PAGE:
Finally! The day has come that I can get you enthused by talking about theme development. This is one of the things I really like doing for a client, because with each client we get to improve our default code and make future projects a lot easier.
My goal for this post is to get you going by talking about structure and some techniques. There’ll be other post explaining parent and child-theme development.
But first, let me convince you!
To convince you that the use of a custom theme is more rewarding then using bought or free themes I have created a little list below.
With a custom theme:
- You don’t load unnecessary files. Bought and free themes usually come with A LOT of code. This comes from the fact that they try to cover everything for their eind-user. But most of the time you won’t need half of what is being loaded or you’ll need slight changes to the code being loaded resulting in even more code.
- You get to be the boss of your structure
- You can arrange the styling based on the content the client has. This is a big task, but if you create a styling base (in the form of a parent-theme) which you can use across projects you keep your sanity and the client keeps the liberty to create new content.
Have fun! I mean.. thusfar I have made loads of themes for clients. Most of those stem from two parent themes, I just created child-themes based on those parents for clients. I will talk about this in a later post. So be sure to stay active on our blog!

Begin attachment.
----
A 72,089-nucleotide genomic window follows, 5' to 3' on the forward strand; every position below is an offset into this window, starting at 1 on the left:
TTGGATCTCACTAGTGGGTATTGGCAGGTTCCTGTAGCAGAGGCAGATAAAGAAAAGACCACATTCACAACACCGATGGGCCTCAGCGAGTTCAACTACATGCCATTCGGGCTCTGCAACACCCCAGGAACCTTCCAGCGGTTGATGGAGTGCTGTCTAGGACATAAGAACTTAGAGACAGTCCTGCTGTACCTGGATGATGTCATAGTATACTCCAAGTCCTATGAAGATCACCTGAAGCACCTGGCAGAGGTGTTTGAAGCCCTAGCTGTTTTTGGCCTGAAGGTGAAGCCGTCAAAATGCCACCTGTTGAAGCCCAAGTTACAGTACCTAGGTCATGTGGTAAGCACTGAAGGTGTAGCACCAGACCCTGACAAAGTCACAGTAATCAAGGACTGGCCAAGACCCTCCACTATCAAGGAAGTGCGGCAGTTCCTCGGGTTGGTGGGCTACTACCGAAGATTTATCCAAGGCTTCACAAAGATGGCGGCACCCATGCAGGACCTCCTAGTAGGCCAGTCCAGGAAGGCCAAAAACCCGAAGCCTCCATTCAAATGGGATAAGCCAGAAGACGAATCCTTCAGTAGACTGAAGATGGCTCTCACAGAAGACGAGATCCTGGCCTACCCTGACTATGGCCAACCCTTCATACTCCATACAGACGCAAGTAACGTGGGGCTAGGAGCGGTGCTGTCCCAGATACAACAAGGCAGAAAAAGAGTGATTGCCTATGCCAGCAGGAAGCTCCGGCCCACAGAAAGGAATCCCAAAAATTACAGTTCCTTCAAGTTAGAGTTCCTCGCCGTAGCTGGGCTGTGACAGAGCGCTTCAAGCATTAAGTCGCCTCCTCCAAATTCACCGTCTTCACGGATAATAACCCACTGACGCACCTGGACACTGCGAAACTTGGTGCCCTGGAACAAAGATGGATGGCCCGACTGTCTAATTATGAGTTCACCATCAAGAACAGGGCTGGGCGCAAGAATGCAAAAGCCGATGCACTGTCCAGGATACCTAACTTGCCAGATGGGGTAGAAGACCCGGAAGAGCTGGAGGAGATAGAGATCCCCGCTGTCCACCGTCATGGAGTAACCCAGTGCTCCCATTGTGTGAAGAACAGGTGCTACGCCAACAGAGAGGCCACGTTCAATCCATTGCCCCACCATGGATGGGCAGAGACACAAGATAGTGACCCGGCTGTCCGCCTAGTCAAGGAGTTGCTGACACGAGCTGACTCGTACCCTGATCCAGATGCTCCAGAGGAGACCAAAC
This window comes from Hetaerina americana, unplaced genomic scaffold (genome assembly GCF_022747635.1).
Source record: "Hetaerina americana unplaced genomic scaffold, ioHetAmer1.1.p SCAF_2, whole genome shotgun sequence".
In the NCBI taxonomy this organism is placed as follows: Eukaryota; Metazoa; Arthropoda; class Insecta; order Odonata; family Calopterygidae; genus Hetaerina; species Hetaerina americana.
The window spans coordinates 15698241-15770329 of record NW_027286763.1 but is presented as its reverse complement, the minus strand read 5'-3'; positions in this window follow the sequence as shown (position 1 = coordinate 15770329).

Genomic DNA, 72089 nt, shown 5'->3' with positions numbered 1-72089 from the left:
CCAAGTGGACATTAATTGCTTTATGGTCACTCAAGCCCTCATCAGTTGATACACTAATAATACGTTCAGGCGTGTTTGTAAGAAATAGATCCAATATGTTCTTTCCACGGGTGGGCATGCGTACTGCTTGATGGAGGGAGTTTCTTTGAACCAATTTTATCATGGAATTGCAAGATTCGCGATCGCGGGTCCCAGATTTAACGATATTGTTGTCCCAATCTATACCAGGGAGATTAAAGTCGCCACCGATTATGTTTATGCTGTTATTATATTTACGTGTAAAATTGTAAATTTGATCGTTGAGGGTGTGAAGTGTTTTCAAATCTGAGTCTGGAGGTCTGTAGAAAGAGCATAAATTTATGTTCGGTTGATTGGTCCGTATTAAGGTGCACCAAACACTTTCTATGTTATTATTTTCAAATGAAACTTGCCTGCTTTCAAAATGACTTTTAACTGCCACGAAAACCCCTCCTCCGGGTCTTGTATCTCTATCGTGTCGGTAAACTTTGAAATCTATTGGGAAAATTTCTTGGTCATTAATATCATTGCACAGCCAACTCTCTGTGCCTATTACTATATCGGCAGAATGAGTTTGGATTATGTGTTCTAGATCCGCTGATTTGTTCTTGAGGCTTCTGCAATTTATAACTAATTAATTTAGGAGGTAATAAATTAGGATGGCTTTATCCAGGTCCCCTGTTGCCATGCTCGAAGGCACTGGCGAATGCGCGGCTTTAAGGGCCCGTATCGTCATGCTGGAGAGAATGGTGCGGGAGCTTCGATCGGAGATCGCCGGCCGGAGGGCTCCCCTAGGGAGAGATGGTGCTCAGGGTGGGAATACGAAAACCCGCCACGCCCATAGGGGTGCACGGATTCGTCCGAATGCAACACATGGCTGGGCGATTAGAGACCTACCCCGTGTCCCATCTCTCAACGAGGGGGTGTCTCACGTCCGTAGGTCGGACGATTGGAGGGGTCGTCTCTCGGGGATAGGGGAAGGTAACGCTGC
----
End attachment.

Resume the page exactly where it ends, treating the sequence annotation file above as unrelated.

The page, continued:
Like I said before, a big plus for us is creating our own structure and keeping things neat. Here’s a small example of what the structure of a client’s theme can look like:
– Parent Theme
– Client Theme (child of Parent)
The Sass and eventual CSS for our theme
All images needed for this project
The scripts needed for this theme
Page templates, singlular and overview templates, etc.
Smaller template parts used throughout the project like share-sections, or code for a single column
Working with SASS
I strongly advise that, if you are going to be making your own theme, you use a CSS-preprocessor. For this I use Sass. Sass makes your css manageable. Why isn’t this the case with normal CSS you might ask? Well.. with SASS you can:
- Make functions which you can use over and over in your projects without copy/pasting code around.
- Work with variables. This makes it really easy to change your font-color or font-style if your project demands this all of a sudden and helps re-use parent-themes but keep them fresh for new clients
- You can nest your code! Yes you read it correctly. No more using “ .header ul” and “.header ul li” instead of typing all this boilerplate you can just nest.
- Make use of Imports and compile everything into one file. This keeps code separated neatly in different files (making it easier to find stuff) without affecting load-time in the end.
Sass retains it’s own structure
In our structure-example above I mentioned Sass already. We also have a clear folder-structure for working with this tool, which is:
- $ Main.css
As you can see the structure of your css-folder changes a bit by using Sass. BUT it makes it way easier for you to see where you’ve put your code. You can also add your own sass files of course! All the sass files get imported into main.scss. We use GruntJS to compile Sass and get our main.css file, but there are plenty of compilers out there!
I hope I convinced you to make your own theme. If you need some help you can try to play with our empty theme canvas called Carte Blanche. Most of what we covered in this post will be in that open source project.
In the next post we’ll discuss actually building a new (parent) theme and in the post after that we look into creating child themes off the originally created parent.
I’ll be seeing you all in the next post.